3 Body language cues that can make or break a portrait
These days the first impression we make isn't the handshake; it's the profile photo we've posted to our social media and professional websites. And unfortunately people tend to judge an online photo more harshly than an in-person first impression, according to photographer and body language trainer Danielle Libine, author of "A Photographer's Guide to Body Language."
That's why it's so important that the portrait photographer pay close attention to the body language of a subject during a session, especially if that portrait is intended for professional purposes.
Here are three body language cues, what they communicate, and how Libine tweaked them to the client's advantage:
What it says: Open, friendly, approachable, good listener
Drawbacks: While the head tilt communicates a happy and relaxed attitude, it can also be read as submissive.
Lessons: The client wanted some not-so-serious business portraits that would make her appear friendly and approachable. But Libine didn’t want her to appear too low power, so she balanced out the friendly head tilt cue with higher power cues: The subject wore a bold red shirt and faced the camera with arms akimbo.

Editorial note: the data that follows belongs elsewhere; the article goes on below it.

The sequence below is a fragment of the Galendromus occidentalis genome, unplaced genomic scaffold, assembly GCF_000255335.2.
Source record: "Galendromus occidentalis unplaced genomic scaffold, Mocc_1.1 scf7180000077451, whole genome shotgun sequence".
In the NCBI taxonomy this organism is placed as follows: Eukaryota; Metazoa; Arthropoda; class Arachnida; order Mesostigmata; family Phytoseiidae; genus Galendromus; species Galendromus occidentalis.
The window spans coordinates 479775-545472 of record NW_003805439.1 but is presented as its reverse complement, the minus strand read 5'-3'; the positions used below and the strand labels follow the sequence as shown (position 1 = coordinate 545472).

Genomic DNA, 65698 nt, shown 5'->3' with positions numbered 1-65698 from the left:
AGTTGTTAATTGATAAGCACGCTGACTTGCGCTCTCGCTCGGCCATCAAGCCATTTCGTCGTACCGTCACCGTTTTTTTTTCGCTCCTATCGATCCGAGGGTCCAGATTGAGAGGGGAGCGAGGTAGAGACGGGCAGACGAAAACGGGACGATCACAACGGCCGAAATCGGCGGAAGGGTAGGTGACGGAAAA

Best use for the portrait: It works well for a personal or business profile as long as the brand is friendly and open. It’s too soft for a high-power corporate profile photo.
What it says: Defensive, defiant, uncomfortable, not open to discussion
Lessons: Any pose can work depending on the client’s needs, but to communicate confidence and openness, crossing the arms isn’t best. That said, the pose can be tweaked to tell a softer story. In this portrait, Libine had the subject look away from the camera and flash a friendly smile. “It fit his personality,” she says. “He’s a very friendly and smart young man with a defiant streak.”
Best use for the portrait: A social, not professional, profile, since the pose could be perceived as cocky by a prospective employer.
What it says: Approachable, honest, attractive
Drawbacks: While women perceive a genuine smile as a positive—a way of creating rapport and a sign of appeasement—men perceive smiling as submissive.
Lessons: You don’t just need a smile, you need a real smile. With a fake smile (left), the cheeks and eyes are static. It communicates less confidence than a real smile. A real smile (right) is characterized by raised cheeks and smiling eyes (indicated by wrinkling at the sides of the eyes).
Best use for the portrait: A portrait with a genuine smile is best for a personal profile or for a professional profile for which a bubbly persona is a plus.
Amanda Arnold is associate editor of Professional Photographer.